Issues raised by wartime policing of the border to prevent infiltration and exfiltration resurrected the old quest to clarify the boundary.  It was amplified by reports that Cameroun had been exploring for Oil along the undemarcated maritime border between both countries while Nigeria was busy fighting its civil war.  A meeting of the Nigeria-Cameroun Boundary Commission, therefore, took place at Yaounde, Cameroun from August 12-14. The Nigerian Ambassador as well as the Cameroun Foreign Minister opened the meeting. However, they both subsequently left and ceded authority to technical experts from the Surveys, Fisheries, Navy, Immigration, Justice, External Affairs, Cabinet Office etc. departments of both countries. The most senior Nigerian civil servant present who thus led the delegation was Chief R. Oluwole Coker, Director of Federal Surveys. The SouthEastern State (now Cross-River and Aqua Ibom) was strongly represented by technical and legal experts from the State Government.  Neither General Gowon nor Alhaji Ahidjo was present.

Although the draft agenda submitted by Nigeria for consideration included fresh physical and administrative considerations for delimiting the boundary, after considerable deliberation, the joint commission agreed to use the 1913 Anglo-German Treaty.  The South-Eastern delegation for instance, had initially brought cartons of tax receipts paid by residents of Bakassi area to the Nigerian government as a way to make a claim over the peninsula.  However, it later became apparent that the same residents also paid taxes to the Cameroun authorities.  Many had homes on both sides of the border.  They even had fishing villages with precisely the same name on both sides of the border.

Eventually, both sides agreed to demarcate the border in three sectors, beginning with the maritime sector.

When the Nigerian delegation got back to Nigeria, interested parties, unsatisfied with the decision to use the 1913 Treaty as the legal paradigm (and unaware that the Balewa government had long settled this issue), approached the Foreign Minister, Dr. Okoi Arikpo. Arikpo, a sophisticated anthropologist and lawyer, who was himself from South-Eastern state, asked then Attorney General Teslim Elias for a formal legal opinion on the matter to guide him in making recommendations to the Head of State, General Yakubu Gowon. The Nigerian Mission at the UN was also contacted to clarify whether residents of the Bakassi peninsula had taken part in the 1961 plebiscite. On September 3rd, 1970 Teslim Elias, Nigeria’s Attorney General who was also a Professor of Law at the University of Lagos and former academician at Oxford University, wrote his landmark legal opinion []. Unambiguously, he stated “This Ministry has given a most careful consideration to the whole question in the light of all the available evidence, and the conclusion is that there is no legal basis for Nigeria’s claims to the Bakasi peninsula for the reasons stated herein……..According to the information received from the Federal Directorate of Surveys, the Bakasi Peninsula has never been included as part of Nigeria in the administrative maps of Nigeria since the then Southern Cameroons ceased to be part of Nigeria in 1961. Also, the Northern Region, Western Region and Eastern Region (Definition of Boundaries) proclamation 1954 (L. N. 126 of 154) showed the Bakasi Peninsula as forming part of the then Southern Cameroons. Moreover, by a Diplomatic Note No, 570 of March 27, 1962, from your ministry to the embassy of the Cameroons in Lagos, to which was attached a map prepared by the Federal Surveys, Nigeria recognized the Bakasi Peninsula as forming part of the Cameroons.”    Arikpo supported Elias and recommended that Gowon not pursue the peninsula itself as an issue during boundary meetings with Ahidjo. Gowon was advised to focus on the maritime border – as defined by the 1913 Anglo-German Treaty – whenever he eventually met with Ahidjo.  That is what Gowon did.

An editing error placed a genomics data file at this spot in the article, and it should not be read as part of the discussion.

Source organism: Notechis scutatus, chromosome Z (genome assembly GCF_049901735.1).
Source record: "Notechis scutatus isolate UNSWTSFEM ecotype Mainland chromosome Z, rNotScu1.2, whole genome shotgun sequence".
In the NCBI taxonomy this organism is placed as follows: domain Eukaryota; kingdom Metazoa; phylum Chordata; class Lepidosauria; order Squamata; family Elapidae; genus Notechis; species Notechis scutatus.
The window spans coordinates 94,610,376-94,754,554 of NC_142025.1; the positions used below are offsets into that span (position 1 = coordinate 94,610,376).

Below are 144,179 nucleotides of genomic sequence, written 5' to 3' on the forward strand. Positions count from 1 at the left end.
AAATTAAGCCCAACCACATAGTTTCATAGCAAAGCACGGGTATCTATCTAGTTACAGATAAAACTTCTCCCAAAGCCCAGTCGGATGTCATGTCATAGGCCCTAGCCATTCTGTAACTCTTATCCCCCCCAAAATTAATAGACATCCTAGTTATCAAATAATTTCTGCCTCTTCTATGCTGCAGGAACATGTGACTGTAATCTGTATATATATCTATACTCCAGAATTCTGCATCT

Subsequently, the UN plebiscite report arrived from New York – accompanied by a ward and polling station map – showing villages in the peninsula as locations of polling stations during the 1961 plebiscite. In fact a majority of residents there voted – along with the rest of southern Cameroons – not to join Nigeria.  This political information merely confirmed the legal views of those who felt the matter should not be pursued.  (Note that there is no such thing as a “Bakassi Village”.  Bakassi is an area.  Without a map one would not know which villages fall where.  In interpreting it, the migrant nature of the fishing settlements should also be noted.)


Once the Nigerian Ministry of Justice declared that the 1913 treaty was the legal context for boundary discussions with Cameroun, and the Ministry of External Affairs concurred, everything else was subordinated to that legal opinion. Therefore, I strongly advise readers who want to understand what transpired under Gowon, not to read this section without first reading the 1913 Anglo-German Treaty and reviewing a map. ]

Researchers in the Boundaries section of Surveys looking for technical guidance in interpreting the 1913 treaty searched many sources as well as Nigeria’s National Archives Libraries for material. It turns out that then Dr. John R. Victor Prescott, now a Professor Emeritus at the University of Melbourne in Australia, used to be a Surveyor at Federal Surveys in Nigeria and later a lecturer in Geography at the University of Ibadan from 1956-61. He wrote a PhD thesis titled “The evolution of Nigeria’s political boundaries”, a copy of which was deposited at the University of Ibadan library.  Most of the original PhD work can be found in the following book: